March 24, 2018

The United Nations issues four reports stating that the Earth is losing plants, animals and clean water at a dramatic rate.

The Americas, Europe, Central Asia, Africa, the Asia-Pacific: none are doing well.

Severe declines in the numbers of elephants, tigers and pangolins, the most visible and charismatic of the thousands of species that are in trouble.

Crucial habitat has been cut apart, alien species have invaded places, chemicals have hurt plants and animals, wetlands and mangroves that clean up pollution are disappearing and the world’s waters are over fished.

Man-made climate change is getting worse and global warming will soon hurt biodiversity as much as all the other problems combined.

“We keep making choices to borrow from the future to live well today.” Jake Rice, Canada’s chief government scientist for fisheries and oceans, who co-chaired the Americas report.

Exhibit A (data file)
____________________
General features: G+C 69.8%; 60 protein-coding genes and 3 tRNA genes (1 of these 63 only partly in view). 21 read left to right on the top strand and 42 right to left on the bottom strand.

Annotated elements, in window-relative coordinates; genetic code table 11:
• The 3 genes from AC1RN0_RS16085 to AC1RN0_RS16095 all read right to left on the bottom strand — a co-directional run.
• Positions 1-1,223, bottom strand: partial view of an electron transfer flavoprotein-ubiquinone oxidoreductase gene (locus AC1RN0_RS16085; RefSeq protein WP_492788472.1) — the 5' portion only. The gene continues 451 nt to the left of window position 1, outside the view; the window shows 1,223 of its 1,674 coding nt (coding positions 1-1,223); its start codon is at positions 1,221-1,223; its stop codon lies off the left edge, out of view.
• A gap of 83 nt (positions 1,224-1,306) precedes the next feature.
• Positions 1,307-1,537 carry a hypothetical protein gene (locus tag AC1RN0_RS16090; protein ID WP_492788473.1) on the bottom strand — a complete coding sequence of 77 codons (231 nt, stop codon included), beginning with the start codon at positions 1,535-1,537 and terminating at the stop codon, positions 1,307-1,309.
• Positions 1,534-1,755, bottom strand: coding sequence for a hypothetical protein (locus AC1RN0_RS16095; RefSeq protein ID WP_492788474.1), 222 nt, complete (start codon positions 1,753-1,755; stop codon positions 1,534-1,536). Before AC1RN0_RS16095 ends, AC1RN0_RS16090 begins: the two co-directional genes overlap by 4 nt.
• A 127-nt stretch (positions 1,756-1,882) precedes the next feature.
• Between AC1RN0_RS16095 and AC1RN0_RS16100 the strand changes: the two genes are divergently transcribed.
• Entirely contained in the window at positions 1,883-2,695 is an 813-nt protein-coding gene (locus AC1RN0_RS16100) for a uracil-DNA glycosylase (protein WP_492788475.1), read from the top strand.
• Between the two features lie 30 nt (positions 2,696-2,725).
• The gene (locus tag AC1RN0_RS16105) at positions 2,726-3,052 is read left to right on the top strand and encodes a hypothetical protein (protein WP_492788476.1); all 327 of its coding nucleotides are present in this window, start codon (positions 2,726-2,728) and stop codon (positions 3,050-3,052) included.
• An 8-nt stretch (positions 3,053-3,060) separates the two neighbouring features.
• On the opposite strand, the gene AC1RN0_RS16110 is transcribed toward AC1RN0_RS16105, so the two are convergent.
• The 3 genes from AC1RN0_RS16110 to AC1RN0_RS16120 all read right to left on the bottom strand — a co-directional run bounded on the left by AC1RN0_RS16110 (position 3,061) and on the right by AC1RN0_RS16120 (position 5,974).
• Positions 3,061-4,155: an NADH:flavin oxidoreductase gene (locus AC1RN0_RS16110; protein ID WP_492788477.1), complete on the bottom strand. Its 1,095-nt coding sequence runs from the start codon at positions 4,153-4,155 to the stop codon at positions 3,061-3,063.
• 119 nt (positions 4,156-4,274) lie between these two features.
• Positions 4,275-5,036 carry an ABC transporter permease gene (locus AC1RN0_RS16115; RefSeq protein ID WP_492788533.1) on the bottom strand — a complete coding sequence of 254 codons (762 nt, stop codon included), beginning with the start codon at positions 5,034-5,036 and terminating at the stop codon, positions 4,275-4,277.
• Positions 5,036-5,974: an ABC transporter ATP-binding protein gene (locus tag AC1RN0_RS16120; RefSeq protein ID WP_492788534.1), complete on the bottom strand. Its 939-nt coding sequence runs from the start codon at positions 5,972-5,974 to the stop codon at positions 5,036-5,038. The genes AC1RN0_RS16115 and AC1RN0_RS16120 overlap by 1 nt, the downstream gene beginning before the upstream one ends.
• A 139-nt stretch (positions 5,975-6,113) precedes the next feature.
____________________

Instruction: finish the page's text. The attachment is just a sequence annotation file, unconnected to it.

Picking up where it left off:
Are things pretty dire? “Yes.” Stuart Pimm, Duke University conservationist.

By 2040 the Americas will have 15 percent fewer plants and animals than now. Nearly a quarter of all species are threatened, nearly two-thirds are declining and more than one-fifth are decreasing strongly.

28 percent of the species living in Europe are threatened.

More than 20 percent of Africa’s species are threatened, endangered or extinct.

If trends continue, there will be no exploitable fish stocks in the Asia-Pacific by 2048. Around the same time, the region will lose 45 percent of its biodiversity and about 90 percent of its crucial corals.

The outlook is bleak if society doesn’t change. Robert Watson, team chairman, the Intergovernmental Science-Policy on Biodiversity and Ecosystem.

There are only 2 Northern White Rhinoceroses left in the world.

Only man and the pack rat foul their own nest.